Harry Brown (Michael Caine) lives in a bad neighborhood in South London; he lives in a housing estate, which is the British version of a low-income housing development.  There is a lot of graffiti, youth gangs openly deal drugs and regularly assault people without provocation.  It's a generally scummy place.  Harry visits his comatose wife in the hospital daily, and then goes to the pub to have a few pints with his best friend, Leonard (David Bradley), over some chess.  Even there, though, social decay can be seen; the pub's owner, Sid (Liam Cunningham), gets kickbacks from drug dealers/stolen merchandise vendors.  To be honest, it's not a particularly sunny look on old age.
If time flies when you're having fun, I bet the clock hasn't moved in years.
A pair of unrelated tragedies shake Harry up.  First, Harry receives a phone call from the hospital, urging him to rush over for his wife's final moments; he leaves the house, but opts not to take the gang member-filled underpass that would save him time (assuming he doesn't get robbed, beaten, or killed) and winds up just missing her death.  Almost immediately after, Leonard tells Harry that he can't handle living in constant fear any more, and he has taken to carrying an old bayonet tip for protection.  The very next day, Detective Inspector Frampton (Emily Mortimer) and Detective Sergeant Hicock (Charlie Creed-Miles) arrive at Harry's door with the news of Leonard's death.  Local gang members are suspected, but no charges are made.  With nothing left to lose, Harry (consciously or subconsciously at first) prepares to take out his frustrations on the scumbags that caused them.
You can't to the "That's not a knife..." bit if the other guy is senile
As luck would have it, Harry Brown used to be a Royal Marine who had fought in the urban areas of Northern Ireland forty years ago.  What can an elderly marine do against a youth culture that is starting to resemble the ultra-violence of A Clockwork Orange?  If nothing else, he can prove that an out-of-practice bad-ass almost always has the edge over hot-headed idiots. 
He may look grandfatherly, but he's not here to tuck you in

While I wouldn't say that the acting in Harry Brown is fantastic, there were no bad performances in the bunch.  Michael Caine can be awfully hit-and-miss due to his mercenary attitude toward taking roles, but he's good here.  His portrayal of Harry is a depressing one, and he is fueled less by rage and revenge (as is common in this type of film) and more by despair.  His gang member counterpart is played by Ben Drew, AKA British musician Plan B.  I thought he was pretty good as a thuggish nogoodnik, although his character wasn't particularly complex.  Emily Mortimer was fine as the only cop that actually figures out what is happening in the film, and she has more than her share of good small moments.  Her character's motivations seemed to be more than just doing her job, but no insight was ever really given to her character; I think that was a missed opportunity. This was the first time I had ever seen David Bradley outside of a Harry Potter film, and he was okay in his small part.  The only other actor that stood out to me was Iain Glen as an insincere and mildly incompetent superior police officer.  There were a number of small character roles for street thugs, but none of them were terribly developed.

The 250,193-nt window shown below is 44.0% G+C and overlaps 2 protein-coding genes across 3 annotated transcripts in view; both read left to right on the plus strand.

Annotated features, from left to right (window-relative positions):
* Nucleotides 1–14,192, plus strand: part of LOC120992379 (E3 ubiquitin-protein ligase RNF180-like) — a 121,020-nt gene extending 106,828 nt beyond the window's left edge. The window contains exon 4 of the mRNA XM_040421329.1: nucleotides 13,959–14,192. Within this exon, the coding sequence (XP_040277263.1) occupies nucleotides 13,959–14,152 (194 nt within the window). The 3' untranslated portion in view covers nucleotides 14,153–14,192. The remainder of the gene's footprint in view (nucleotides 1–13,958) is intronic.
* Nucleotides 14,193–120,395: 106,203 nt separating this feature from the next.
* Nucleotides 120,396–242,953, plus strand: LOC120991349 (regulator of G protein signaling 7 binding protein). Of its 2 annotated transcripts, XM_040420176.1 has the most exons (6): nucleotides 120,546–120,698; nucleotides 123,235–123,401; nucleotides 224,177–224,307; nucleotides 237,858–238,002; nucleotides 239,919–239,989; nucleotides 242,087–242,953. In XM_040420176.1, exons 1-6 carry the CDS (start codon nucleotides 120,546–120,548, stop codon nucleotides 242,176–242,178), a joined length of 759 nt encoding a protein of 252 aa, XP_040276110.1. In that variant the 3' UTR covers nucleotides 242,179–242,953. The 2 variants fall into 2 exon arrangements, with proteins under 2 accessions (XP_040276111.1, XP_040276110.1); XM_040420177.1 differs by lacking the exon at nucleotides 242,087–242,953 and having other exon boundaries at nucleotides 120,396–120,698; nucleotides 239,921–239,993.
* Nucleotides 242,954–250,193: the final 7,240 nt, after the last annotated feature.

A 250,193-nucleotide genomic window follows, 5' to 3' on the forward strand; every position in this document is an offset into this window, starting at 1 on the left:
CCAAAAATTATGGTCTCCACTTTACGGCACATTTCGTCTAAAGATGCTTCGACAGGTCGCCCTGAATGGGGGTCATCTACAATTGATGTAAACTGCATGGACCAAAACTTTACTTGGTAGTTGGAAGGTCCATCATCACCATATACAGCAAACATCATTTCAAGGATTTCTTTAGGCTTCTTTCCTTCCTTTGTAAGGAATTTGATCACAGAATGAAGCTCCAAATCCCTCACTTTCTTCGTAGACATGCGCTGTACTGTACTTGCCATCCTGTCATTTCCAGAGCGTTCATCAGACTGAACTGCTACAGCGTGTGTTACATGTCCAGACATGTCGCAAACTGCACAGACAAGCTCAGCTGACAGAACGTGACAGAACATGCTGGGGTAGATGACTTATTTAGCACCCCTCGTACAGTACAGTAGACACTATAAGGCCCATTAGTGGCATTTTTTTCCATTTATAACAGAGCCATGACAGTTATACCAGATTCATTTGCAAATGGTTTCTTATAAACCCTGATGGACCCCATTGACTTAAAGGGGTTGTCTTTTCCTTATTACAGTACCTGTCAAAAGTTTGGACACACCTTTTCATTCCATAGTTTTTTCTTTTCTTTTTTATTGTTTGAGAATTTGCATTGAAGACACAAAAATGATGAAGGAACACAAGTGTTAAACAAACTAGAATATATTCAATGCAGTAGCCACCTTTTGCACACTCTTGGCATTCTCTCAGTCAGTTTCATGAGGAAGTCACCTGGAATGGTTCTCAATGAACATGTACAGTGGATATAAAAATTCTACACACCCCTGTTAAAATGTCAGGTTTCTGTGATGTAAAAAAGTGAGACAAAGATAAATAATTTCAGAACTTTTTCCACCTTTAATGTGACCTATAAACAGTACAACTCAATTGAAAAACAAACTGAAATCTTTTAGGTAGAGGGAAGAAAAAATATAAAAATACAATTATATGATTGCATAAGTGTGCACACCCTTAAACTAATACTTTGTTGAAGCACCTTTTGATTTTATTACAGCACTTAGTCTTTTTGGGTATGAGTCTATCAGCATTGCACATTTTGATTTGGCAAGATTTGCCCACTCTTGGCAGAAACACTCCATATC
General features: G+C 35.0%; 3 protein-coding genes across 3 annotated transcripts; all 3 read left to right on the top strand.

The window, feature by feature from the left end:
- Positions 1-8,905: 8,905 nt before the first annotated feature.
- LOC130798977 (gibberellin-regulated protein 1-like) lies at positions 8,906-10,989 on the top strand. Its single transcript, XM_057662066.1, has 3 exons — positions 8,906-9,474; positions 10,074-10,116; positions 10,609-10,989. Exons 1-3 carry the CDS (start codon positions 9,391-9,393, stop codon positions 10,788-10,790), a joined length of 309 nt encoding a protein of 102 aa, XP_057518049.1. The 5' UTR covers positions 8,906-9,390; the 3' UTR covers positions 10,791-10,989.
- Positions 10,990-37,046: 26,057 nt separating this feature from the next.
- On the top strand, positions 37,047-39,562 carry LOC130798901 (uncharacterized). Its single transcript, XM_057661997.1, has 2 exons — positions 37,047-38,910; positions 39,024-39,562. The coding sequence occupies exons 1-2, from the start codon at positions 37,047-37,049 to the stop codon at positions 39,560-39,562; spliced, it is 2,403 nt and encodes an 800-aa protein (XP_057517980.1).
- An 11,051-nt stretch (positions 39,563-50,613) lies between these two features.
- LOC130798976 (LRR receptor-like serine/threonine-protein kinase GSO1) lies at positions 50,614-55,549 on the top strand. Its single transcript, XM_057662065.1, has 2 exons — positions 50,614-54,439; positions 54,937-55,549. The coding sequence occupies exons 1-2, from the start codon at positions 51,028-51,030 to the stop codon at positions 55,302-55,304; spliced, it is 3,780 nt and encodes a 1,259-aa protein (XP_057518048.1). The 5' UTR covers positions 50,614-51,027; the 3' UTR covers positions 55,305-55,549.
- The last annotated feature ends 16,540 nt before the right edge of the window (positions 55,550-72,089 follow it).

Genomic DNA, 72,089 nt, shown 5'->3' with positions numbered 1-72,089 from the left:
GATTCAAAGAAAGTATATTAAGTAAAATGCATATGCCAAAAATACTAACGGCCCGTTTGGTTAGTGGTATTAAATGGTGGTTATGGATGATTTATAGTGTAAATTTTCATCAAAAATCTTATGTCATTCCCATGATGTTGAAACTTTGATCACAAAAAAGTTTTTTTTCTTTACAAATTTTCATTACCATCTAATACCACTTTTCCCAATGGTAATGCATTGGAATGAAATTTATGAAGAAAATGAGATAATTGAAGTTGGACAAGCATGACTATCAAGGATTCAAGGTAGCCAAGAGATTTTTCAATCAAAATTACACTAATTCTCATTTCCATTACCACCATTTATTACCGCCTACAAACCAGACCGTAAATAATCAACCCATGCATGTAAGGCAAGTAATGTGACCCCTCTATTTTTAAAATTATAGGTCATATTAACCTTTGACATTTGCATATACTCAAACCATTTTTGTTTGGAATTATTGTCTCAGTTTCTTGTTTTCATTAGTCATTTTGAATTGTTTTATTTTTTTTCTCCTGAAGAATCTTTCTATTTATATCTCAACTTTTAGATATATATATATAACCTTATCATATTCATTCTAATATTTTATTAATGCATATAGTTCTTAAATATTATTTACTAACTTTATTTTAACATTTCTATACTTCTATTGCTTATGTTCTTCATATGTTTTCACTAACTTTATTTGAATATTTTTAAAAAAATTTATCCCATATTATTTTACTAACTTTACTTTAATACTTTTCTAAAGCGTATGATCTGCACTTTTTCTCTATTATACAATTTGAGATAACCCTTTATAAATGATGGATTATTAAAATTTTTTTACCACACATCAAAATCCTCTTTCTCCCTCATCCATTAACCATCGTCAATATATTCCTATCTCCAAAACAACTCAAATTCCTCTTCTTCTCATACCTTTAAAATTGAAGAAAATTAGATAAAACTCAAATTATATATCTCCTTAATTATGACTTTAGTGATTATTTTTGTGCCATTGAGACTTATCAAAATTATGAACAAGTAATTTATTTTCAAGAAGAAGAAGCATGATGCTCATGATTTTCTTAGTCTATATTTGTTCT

Kids, don't do drugs

Harry Brown is Daniel Barber's first feature film, although it is worth noting that he received an Oscar nomination for his only other credit, a short film.  Barber did a good job with the cast, getting realistic performances out of a story that could have occasionally been over the top.  I liked the action in the film --- it looked good and painful, and none of the characters appeared to be accomplishing anything unrealistic.  I was surprised that my biggest take-away from the film did not involve Michael Caine's performance.  Instead, I was impressed by how frightening the youth gang members were.  The opening scenes, featuring a gang initiation and some random violence set the tone for the movie.

The only real problem I have with Harry Brown is that it is retreading familiar ground.  The obvious comparison is to Death Wish (the first one, not the ridiculous sequels), where a good man takes steps to fix what the law cannot (or will not) fix.  Harry Brown isn't as focused on its action sequences or the brutality of the hero (as in Man on Fire, Taken, Law Abiding Citizen, or Edge of Darkness).  Instead it focuses on the despair of the main character, kind of like Death Sentence.  Of course, this movie also features an elderly man killing a number of younger men on his path to vengeance, which is awfully similar to The Limey.
I've seen this scene before.  I bet the sleazy arms-n-drug dealer lives.